The gravesite in southern Sweden is part of a mesolithic settlement that was once inhabited by a group of hunters.
They say a dog is a man’s best friend. This saying was evidently true even in the Stone Age when, about 8,400 years ago, a man was buried with his dog in a village’s graveyard.
According to ABC News, archaeologists uncovered the remains at a human burial site located near the town of Solvesborg in southern Sweden. One of the graves held the remains of a man and his dog which were preserved thanks to a flash flood that swept the area a long time ago.
“The dog is well preserved, and the fact that it is buried in the middle of the Stone Age settlement is unique,” osteologist Ola Magnell of Sweden’s Blekinge Museum. Researchers noted that families typically leave items that are considered valuable or sentimental with their deceased loved ones. In this case, the sentimental token may have been the man’s domesticated canine.
“A buried dog somehow shows how similar we are over the millennia when it comes to the feelings like grief and loss,” said Carl Persson, the museum’s project manager. He went on to say that such findings during excavations “makes you feel even closer to the people who lived here.”
Work at the Swedish site, one of the largest archaeological digging sites to exist in the region, involved digging out layers of sand and mud that built up after a flood. Experts suspect the site was once a settlement of hunters during the Stone Age. Now, researchers are working to excavate the canine remains so they can be taken to the museum for further study.
An animal osteologist who examined the dog’s bones said it wasn’t exactly like any modern breeds but was comparable to “a powerful greyhound.”
The tradition of being buried with items from the deceased person’s life has been found in various cultures dating back thousands of years. Archaeologists and anthropologists call these items “grave goods.”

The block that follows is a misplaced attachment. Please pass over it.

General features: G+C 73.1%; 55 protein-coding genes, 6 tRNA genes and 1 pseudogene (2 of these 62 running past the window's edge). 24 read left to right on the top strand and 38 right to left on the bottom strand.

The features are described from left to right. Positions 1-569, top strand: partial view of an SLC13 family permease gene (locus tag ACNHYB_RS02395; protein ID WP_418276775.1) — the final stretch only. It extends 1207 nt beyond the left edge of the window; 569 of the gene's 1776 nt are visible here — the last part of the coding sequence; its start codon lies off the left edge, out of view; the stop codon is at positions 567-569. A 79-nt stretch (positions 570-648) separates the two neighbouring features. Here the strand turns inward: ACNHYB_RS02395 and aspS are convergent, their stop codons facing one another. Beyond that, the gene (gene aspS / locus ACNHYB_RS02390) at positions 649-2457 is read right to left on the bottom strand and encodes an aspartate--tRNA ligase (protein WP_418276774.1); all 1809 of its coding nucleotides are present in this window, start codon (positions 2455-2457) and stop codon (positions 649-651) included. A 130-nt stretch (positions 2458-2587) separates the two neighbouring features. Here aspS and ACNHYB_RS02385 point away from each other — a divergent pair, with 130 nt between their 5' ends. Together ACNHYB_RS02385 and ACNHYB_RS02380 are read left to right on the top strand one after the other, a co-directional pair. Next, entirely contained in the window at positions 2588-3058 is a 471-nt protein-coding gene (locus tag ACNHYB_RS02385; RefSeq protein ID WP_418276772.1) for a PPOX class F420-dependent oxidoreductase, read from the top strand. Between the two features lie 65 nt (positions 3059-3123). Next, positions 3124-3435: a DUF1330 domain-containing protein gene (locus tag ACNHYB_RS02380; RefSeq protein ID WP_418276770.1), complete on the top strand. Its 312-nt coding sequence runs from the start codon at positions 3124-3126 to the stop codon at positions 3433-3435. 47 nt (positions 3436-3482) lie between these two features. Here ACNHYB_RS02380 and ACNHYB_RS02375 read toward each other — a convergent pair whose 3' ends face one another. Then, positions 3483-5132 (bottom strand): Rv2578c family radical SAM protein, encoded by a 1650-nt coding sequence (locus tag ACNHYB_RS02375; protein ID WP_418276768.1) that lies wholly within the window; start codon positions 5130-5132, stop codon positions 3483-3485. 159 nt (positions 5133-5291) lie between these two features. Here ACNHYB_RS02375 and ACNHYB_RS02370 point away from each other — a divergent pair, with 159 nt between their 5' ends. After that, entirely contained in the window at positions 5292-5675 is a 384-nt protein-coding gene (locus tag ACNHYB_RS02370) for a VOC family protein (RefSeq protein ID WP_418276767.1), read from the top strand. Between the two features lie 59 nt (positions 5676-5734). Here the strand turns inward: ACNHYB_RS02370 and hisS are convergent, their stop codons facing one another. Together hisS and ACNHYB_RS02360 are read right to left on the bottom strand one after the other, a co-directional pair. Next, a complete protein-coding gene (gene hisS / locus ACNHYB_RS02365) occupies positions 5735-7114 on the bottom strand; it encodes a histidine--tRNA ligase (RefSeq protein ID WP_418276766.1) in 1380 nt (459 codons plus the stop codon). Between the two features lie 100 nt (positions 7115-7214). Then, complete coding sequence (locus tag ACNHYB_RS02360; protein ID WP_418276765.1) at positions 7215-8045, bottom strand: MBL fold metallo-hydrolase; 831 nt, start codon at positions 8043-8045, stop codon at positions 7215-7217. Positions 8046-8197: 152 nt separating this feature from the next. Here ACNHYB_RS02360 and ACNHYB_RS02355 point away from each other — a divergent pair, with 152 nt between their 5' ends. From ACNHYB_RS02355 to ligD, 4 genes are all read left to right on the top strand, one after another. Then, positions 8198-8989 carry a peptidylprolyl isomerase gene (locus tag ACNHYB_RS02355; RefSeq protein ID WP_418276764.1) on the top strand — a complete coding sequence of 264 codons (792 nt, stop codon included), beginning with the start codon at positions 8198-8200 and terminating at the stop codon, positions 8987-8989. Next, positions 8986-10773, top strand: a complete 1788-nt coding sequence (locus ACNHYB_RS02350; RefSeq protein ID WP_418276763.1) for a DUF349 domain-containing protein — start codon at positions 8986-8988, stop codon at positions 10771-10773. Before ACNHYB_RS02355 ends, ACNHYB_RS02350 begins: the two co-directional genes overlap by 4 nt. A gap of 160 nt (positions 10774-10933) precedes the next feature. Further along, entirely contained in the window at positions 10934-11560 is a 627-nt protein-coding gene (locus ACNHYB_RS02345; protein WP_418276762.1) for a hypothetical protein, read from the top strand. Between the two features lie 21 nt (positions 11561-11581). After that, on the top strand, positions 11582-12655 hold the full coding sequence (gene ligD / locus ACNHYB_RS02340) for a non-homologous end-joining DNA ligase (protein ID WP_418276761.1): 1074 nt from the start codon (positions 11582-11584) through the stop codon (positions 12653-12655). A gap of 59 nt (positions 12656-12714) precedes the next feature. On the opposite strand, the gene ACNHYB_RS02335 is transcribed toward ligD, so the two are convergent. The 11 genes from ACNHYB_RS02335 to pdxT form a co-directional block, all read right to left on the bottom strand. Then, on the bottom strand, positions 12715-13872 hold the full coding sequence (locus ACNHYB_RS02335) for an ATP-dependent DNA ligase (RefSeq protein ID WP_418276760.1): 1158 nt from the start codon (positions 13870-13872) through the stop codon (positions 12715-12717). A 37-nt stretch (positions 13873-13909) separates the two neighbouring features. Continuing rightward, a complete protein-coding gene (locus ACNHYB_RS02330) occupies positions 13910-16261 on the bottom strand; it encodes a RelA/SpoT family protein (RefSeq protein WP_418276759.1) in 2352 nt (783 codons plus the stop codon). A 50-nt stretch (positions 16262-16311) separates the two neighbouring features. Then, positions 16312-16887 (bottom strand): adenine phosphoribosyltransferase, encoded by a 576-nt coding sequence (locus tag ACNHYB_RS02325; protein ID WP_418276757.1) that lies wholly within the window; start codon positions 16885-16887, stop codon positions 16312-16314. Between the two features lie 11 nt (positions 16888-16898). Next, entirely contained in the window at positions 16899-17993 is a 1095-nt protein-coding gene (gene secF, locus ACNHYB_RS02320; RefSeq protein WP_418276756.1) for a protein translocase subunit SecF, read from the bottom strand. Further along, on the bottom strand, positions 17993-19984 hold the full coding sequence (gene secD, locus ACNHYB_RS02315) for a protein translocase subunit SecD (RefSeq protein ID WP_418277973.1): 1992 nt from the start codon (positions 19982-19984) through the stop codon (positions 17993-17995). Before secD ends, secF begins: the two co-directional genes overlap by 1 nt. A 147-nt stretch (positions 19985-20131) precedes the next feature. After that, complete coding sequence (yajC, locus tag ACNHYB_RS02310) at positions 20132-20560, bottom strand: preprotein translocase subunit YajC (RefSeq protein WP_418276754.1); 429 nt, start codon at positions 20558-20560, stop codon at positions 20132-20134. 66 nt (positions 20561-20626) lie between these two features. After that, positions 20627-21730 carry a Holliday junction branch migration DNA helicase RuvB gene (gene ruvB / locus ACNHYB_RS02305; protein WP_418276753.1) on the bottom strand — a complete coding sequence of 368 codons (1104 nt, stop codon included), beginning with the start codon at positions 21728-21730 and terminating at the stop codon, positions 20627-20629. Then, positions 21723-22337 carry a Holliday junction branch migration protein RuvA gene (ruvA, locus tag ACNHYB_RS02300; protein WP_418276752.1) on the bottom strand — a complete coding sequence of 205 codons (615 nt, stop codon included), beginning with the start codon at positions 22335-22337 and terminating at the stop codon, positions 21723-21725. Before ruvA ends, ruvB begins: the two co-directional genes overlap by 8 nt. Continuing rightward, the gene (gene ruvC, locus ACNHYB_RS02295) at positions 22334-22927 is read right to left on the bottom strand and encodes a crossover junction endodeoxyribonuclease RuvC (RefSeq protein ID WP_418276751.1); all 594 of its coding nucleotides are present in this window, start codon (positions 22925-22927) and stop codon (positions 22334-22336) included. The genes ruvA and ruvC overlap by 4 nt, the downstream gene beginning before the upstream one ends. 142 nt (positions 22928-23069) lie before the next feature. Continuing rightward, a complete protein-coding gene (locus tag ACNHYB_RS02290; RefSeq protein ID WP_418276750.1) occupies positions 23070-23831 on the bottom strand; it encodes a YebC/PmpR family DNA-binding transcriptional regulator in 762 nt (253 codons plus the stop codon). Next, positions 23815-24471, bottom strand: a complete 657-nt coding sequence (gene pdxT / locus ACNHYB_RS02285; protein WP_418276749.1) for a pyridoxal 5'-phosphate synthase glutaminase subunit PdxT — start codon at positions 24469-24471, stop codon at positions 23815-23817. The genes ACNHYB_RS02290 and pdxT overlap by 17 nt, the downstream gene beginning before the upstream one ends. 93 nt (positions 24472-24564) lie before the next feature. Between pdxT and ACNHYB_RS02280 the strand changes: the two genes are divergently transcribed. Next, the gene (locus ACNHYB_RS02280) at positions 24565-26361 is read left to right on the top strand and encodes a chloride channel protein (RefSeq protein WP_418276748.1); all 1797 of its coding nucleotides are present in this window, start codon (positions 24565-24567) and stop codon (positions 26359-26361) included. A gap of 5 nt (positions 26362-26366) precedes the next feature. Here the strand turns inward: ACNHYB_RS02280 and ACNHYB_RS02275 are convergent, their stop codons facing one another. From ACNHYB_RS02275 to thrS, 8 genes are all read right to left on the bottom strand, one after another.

Viking warriors, both men and women, were commonly buried with a plethora of weapons to denote their warrior status. Members of Japanese nobility during the Edo period were buried with mounds of valuables like gold coins and religious artifacts, symbolizing the wealthy pedigree of their families.
In some ancient cultures, customs dictated the deceased be buried with animal sacrifices to guide their spirit or offer appeasement to the gods for safe passage to the afterlife.
Pigs and dogs were common animals used for sacrificial rites in China before growing animal farming production shifted to using livestock animals like sheep, goats, and cattle. Elaborate burials containing similar animal sacrifices were also found in ancient burials of the Germanic states.
Researchers still need to do further analysis of the dog remains found in the gravesite in Sweden. Although the more common explanation behind such burials has been for sacrificial rites, researchers seem to suspect, at least in this case, it may have been done simply for sentimental purposes.
Dogs in particular have held a fascinating role in human traditions. A study published in April 2020 revealed analysis on the remains of a 2,000-year-old tiny dog that was uncovered in Córdoba, Spain. The study revealed that the breed of dog that was buried was physiologically similar to the modern small dog breeds today, like chihuahuas.
Judging by the markings on the tiny dog’s bones, the dog was likely deliberately killed and sacrificed for the burial of a Roman family member. Dogs were previously thought to be primarily used for practical purposes like hunting and guarding within the Roman Empire but canine sacrifice appears to have been a common practice in Greek and Roman rites.
Although the tradition of being buried alongside personal belongings or valuable jewelry may not be the predominant custom anymore, the concept of burying a loved one with a sentimental token, whether it’s a photo locket or perhaps a ring, is still practiced by some individuals.
But burying your loved one with their pet seems to have, thankfully, largely gone out of style.
Next, take a look at how scientists reconstructed the mutilated face of a 1,000-year-old female Viking warrior and learn about the remains of the warrior women who may have inspired the legend of Mulan found in Mongolia.